You can go with this or you can go with that

Wow, this Rosenbaum review of the Flintstones movie is almost eerily prescient, in several respects; however correct he was in 1994, his remarks (apply them now to the Comic-Book Franchise Reboot Movie of the Month, or, for that matter, to The Shape of Water!) seem even more spot-on in 2018.(And Umberto Eco's quotation about Casablanca is just fantastic.)
Come on, summer


Oscar predictions

For what it's worth (I mostly just hope Dear Basketball wins):

Will win: Three Billboards outside Ebbing, Missouri
Should win: Get Out
Should've been nominated: A Quiet Passion; The Florida Project

Will win: Guillermo del Toro, The Shape of Water
Should win: Jordan Peele, Get Out or Paul Thomas Anderson, Phantom Thread
Should've been nominated: Terence Davies, A Quiet Passion; Sean Baker, The Florida Project

Will win: Frances McDormand, Three Billboards...
Should win: Meryl Streep, The Post
Should've been nominated: Cynthia Nixon, A Quiet Passion; Kim Minhee, On the Beach at Night Alone; Kristen Stewart, Personal Shopper

Will win: Gary Oldman, Darkest Hour
Should win: Daniel Day-Lewis, Phantom Thread
Should've been nominated: Armie Hammer, Call Me by Your Name

Will win: Allison Janney, I, Tonya
Should win: Lesley Manville, Phantom Thread
Should've been nominated: Tiffany Haddish, Girls Trip

Will win: Sam Rockwell, Three Billboards...
Should win: Willem Dafoe, The Florida Project
Should've been nominated: Michael Stuhlbarg, Call Me by Your Name


Policy: 2018

This is some seriously dystopian shit.


Because the music that they constantly play / it says nothing to me about my life

When Black Mirror is good, it's superlative.
When Black Mirror is sweet, it's totally disarming.


Pop-Kerr 2020

If the whole non-politician-celebrities-being-presidents thing is a harbinger of things to come and not just an historical aberration, I can't think of a better prospective ticket than Gregg Popovich and Steve Kerr, both of whom really, truly get it.

Oh man, I miss the Obamas so, so, so much!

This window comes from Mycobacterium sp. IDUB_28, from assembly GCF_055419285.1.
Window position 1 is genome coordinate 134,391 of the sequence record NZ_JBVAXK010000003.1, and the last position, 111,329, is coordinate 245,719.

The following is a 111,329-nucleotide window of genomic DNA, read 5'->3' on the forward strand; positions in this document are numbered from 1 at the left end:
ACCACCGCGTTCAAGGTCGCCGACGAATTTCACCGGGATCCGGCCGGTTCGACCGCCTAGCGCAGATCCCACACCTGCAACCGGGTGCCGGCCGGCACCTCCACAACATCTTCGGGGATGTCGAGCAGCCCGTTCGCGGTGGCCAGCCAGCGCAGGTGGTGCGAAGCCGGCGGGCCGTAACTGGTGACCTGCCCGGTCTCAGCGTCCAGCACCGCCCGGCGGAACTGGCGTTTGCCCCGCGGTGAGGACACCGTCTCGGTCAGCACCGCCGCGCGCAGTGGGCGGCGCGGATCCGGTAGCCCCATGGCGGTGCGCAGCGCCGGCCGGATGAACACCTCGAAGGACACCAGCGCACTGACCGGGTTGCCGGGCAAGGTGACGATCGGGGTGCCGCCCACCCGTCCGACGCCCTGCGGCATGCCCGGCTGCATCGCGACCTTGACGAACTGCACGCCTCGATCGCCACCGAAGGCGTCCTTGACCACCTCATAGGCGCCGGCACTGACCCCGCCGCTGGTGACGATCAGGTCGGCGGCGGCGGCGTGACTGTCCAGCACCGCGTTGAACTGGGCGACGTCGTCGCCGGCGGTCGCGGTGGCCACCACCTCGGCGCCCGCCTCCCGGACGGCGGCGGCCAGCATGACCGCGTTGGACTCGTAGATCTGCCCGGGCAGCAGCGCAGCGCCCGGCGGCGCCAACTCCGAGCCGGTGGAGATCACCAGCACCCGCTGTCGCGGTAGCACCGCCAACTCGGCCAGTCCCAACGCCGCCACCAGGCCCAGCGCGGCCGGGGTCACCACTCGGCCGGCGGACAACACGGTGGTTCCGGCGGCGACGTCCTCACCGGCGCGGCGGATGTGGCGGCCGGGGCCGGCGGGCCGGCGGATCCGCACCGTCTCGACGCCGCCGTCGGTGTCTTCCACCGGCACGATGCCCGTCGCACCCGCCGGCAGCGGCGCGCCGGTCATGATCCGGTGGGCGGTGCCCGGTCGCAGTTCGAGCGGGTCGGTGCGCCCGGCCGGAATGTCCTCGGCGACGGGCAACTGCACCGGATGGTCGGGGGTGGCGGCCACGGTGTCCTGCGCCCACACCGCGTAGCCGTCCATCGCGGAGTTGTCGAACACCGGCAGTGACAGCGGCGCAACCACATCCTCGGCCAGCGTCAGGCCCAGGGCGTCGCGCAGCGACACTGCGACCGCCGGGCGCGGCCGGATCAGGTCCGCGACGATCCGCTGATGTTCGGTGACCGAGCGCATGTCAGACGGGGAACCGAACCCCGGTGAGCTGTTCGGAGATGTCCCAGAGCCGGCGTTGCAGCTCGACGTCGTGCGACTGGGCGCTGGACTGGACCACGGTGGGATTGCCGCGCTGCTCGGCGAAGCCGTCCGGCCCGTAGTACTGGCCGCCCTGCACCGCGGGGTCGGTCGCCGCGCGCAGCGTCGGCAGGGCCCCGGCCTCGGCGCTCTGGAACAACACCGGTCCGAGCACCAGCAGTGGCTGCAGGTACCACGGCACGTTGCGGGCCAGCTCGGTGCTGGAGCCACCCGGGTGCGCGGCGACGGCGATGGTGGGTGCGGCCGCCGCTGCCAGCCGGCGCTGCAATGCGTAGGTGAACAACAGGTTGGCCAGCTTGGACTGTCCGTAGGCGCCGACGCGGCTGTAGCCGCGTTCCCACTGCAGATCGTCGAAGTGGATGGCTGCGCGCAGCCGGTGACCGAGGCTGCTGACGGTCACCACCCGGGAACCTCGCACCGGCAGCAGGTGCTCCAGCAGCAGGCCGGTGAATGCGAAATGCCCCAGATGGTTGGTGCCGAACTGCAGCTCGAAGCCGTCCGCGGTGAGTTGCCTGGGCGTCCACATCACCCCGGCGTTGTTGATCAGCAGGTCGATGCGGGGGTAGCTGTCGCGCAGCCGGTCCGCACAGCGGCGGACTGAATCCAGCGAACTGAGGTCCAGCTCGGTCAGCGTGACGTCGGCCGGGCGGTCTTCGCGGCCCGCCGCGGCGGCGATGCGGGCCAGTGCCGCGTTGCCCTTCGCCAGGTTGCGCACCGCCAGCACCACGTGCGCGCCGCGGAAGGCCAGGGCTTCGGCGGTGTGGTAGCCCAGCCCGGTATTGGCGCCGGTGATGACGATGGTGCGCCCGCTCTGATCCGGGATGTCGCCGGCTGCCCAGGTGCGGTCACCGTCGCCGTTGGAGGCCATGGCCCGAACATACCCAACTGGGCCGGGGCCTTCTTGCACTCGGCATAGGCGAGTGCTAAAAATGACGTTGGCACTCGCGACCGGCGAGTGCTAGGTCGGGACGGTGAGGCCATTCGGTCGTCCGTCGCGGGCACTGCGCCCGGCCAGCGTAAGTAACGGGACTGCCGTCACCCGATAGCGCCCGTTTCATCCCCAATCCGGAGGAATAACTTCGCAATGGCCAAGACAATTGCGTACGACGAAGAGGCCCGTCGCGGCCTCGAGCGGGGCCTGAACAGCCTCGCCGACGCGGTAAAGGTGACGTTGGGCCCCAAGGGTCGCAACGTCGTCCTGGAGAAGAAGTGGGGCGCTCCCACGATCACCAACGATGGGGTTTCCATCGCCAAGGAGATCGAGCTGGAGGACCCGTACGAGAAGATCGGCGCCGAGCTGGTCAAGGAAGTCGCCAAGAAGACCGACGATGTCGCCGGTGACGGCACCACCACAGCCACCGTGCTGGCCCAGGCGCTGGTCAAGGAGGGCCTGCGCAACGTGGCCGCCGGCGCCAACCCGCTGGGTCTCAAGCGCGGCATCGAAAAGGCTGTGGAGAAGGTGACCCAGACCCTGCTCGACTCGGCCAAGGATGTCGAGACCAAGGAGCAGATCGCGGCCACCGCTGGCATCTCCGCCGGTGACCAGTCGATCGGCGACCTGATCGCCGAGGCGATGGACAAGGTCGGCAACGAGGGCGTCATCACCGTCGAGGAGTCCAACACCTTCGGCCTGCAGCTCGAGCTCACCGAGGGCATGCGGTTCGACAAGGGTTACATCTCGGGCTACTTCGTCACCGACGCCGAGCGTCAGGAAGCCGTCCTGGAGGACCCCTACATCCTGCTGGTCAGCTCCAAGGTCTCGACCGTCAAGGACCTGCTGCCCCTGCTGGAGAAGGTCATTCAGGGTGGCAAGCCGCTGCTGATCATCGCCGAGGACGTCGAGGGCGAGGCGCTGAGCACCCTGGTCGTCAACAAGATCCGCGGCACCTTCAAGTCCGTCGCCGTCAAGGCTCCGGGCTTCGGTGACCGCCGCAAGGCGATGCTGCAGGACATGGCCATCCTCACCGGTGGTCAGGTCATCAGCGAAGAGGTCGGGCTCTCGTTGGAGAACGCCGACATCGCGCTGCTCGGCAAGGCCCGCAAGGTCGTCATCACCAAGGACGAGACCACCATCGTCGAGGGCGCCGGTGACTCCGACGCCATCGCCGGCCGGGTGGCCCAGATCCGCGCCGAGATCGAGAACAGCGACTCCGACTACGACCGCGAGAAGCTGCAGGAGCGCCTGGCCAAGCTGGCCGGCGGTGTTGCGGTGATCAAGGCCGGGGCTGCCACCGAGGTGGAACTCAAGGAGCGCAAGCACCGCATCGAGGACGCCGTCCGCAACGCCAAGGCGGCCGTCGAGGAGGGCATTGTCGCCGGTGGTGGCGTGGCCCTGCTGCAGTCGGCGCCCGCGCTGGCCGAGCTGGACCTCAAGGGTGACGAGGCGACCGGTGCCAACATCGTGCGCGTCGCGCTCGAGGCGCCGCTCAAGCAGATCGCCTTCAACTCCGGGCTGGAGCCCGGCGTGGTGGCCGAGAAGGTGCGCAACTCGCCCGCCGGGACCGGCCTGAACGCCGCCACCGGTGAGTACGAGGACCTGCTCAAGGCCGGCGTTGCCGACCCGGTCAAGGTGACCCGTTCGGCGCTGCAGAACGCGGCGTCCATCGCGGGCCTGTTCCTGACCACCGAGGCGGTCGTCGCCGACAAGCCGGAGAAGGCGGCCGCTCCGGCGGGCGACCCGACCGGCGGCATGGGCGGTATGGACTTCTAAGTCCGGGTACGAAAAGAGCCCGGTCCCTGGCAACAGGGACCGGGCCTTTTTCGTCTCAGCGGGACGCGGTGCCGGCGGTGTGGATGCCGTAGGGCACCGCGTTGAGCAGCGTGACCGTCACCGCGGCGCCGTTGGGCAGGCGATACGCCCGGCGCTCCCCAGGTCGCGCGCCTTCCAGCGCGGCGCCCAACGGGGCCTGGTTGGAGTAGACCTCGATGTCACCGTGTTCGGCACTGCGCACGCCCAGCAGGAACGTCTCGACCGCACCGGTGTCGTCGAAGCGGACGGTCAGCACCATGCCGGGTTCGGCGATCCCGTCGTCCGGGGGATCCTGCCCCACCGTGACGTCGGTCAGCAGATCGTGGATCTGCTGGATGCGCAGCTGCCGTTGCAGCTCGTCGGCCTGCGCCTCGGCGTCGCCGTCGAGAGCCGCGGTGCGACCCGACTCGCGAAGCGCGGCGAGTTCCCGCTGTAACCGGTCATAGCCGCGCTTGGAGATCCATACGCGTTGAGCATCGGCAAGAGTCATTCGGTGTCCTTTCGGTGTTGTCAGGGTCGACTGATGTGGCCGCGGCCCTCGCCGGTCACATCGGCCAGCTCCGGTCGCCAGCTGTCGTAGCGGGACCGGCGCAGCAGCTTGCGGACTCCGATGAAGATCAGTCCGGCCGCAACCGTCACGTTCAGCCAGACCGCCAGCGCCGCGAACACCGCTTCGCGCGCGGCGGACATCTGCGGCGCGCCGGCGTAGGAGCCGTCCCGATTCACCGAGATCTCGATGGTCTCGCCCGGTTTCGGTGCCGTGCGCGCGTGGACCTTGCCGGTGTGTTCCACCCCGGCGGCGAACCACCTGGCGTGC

Has there ever been a better, more delightfully random ending to a TV episode?

(Yes, I'm still completely obsessed with this show.)

(rough translation:
Greenland, "Land of Men," is an island offshore of the American continent, located in the extreme north of the Atlantic Ocean.
The principal productive activities of Greenland are fishing for halibut and shrimp.
Greenlanders, like South Americans, are known throughout the world for their unbridled passion for dance.)


Why do millennials dislike U2?

I mean, I get that Bono (very) often lowers himself to self-parody, and sometimes it's not intentional. I get that he tends to come across as pompous and self-important and kind of a prick (though young people like Kanye very much). I get that they're one of those bands that everyone is told they're supposed to like, and they've appeared on dozens of Rolling Stone covers. And because they've never broken up, they can't be missed in the same way as these 80s and 90s bands that reunite to much fanfare at Coachella or Glastonbury, prompting young people to "discover" their back-catalogues and buy their t-shirts. And, sure, it was kind of annoying when that album just appeared in everyone's iTunes (though the album wasn't bad, actually, if one bothered to listen before deleting).

But, all that said, they were (and sometimes still are) stupendously fucking good.

The early records are so full of real, palpable, complicated spiritual and political yearning, and the songs are mostly great, too.

Achtung Baby still sounds fantastic, start to finish. Listen to "Acrobat" right now; it's one of the best rock and roll songs ever recorded, and such a caustic, mordant self-critique, with Bono basically flagellating himself for being hypocritical and for not being better than he is.

Even the later records have good things on them. All That You Can't Leave Behind has held up especially well, but none of them are disposable cash-ins. U2 are four consummate professionals who are very good at what they do, but they still take chances and do weird and personal stuff when the mood strikes them.


Trees. Mountains. Islands.

I finally listened to this; it's great, and (appropriately) pretty much the saddest record I've ever heard. So beautiful, though, and -- after having lived out here for over a decade -- I'm not sure there's any musical artist who better evokes the very specific feeling of the Pacific Northwest. He's like Emily Carr, or Gus Van Sant.
I used to be really into the Microphones (High School Me listened constantly to The Glow, Pt. 2 and It Was Hot, We Stayed in the Water), but I kind of lost track of him after the Mount Eerie record and the band-name switch. So, weirdly, this is the first time I've listened much (or maybe at all?) to Elv(e)rum since moving out to the Pac. NW, and I'm connecting to it (the new stuff and old stuff) in a different, possibly more rewarding way than I did years ago.


At the Edge of Empire

Lucretia Martel's latest film, Zama, is a masterpiece--a strange, immersive, genuinely extraordinary experience. I was going to write something about it, and might still when time permits, but it certainly wouldn't (or won't) be as interesting and insightful as this piece, which should be read together with Film Comment's interview with Martel.